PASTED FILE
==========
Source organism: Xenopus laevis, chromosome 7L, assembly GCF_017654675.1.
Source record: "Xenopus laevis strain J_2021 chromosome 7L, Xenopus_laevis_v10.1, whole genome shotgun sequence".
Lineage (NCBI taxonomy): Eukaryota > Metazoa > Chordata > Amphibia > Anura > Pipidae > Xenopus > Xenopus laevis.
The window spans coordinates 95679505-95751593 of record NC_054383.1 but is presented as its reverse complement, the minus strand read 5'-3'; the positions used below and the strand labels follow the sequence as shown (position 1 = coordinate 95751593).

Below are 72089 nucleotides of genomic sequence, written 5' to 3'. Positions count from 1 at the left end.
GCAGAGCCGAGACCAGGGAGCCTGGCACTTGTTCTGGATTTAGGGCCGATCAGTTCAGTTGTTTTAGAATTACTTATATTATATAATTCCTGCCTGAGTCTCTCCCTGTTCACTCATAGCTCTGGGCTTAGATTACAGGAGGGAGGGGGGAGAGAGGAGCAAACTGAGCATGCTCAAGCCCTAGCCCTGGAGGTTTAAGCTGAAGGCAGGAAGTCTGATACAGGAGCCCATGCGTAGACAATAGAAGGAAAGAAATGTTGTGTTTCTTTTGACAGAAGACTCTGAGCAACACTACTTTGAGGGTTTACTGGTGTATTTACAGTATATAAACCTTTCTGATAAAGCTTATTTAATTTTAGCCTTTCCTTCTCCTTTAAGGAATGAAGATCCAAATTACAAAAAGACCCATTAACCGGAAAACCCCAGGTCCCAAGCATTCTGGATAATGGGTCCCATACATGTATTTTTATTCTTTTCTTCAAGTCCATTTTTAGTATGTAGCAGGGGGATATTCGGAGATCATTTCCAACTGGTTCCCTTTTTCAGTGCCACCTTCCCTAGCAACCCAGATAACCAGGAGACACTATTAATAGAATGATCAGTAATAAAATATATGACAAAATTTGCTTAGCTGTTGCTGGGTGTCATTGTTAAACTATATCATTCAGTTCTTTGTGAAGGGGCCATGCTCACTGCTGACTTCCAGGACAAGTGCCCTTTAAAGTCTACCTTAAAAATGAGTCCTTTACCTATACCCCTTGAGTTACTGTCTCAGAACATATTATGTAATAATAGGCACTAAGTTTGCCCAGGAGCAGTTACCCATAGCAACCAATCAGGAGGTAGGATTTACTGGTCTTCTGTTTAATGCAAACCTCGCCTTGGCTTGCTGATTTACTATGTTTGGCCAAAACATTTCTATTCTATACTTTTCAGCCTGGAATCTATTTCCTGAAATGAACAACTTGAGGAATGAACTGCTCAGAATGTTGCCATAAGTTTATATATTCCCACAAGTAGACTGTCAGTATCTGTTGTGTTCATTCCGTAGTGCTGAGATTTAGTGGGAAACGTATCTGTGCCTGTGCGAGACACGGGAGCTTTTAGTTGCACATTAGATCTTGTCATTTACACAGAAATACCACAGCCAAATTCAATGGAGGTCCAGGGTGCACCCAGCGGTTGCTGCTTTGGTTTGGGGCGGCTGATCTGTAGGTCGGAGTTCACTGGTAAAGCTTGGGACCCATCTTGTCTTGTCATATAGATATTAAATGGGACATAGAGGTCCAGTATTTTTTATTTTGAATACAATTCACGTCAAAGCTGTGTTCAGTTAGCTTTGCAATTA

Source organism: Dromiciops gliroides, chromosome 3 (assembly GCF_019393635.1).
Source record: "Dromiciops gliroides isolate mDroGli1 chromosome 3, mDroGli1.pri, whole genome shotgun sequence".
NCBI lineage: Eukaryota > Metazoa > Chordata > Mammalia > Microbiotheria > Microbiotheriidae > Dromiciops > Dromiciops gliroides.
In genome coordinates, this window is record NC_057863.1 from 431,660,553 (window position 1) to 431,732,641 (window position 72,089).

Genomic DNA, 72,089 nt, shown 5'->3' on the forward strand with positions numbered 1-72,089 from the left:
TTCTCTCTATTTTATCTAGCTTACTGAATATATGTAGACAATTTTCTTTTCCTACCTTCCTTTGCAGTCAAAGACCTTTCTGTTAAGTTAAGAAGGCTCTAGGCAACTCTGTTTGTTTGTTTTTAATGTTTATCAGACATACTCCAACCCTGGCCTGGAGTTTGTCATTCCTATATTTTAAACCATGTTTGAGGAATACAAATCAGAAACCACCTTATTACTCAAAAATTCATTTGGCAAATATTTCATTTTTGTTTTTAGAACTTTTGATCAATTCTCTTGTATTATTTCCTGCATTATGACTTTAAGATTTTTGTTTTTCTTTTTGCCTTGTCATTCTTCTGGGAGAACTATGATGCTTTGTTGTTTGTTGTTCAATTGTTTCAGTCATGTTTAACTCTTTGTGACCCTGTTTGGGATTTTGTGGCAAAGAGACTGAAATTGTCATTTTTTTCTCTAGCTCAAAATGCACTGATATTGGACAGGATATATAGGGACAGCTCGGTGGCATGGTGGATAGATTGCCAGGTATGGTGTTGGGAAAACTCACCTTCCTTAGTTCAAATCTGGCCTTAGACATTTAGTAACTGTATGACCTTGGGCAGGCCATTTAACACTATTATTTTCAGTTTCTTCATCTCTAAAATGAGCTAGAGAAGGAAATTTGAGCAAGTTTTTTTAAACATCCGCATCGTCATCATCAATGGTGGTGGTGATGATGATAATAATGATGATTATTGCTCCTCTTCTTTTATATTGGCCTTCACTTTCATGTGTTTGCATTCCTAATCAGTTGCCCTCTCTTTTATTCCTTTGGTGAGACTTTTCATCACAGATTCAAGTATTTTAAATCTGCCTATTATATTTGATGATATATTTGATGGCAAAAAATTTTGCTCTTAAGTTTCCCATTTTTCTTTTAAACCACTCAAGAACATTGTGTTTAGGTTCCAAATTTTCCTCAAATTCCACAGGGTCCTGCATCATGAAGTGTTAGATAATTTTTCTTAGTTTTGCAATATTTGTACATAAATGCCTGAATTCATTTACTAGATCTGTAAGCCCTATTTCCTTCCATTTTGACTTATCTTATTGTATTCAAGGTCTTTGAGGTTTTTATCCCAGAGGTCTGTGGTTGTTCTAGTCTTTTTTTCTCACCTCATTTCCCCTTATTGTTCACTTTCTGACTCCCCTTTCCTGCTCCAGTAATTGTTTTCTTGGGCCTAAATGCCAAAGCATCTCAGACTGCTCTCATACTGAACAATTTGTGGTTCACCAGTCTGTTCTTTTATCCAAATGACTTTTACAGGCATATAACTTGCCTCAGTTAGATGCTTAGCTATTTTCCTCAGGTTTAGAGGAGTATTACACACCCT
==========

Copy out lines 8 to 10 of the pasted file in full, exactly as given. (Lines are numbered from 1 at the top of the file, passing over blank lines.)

Source record: "Dromiciops gliroides isolate mDroGli1 chromosome 3, mDroGli1.pri, whole genome shotgun sequence".
NCBI lineage: Eukaryota > Metazoa > Chordata > Mammalia > Microbiotheria > Microbiotheriidae > Dromiciops > Dromiciops gliroides.
In genome coordinates, this window is record NC_057863.1 from 431,660,553 (window position 1) to 431,732,641 (window position 72,089).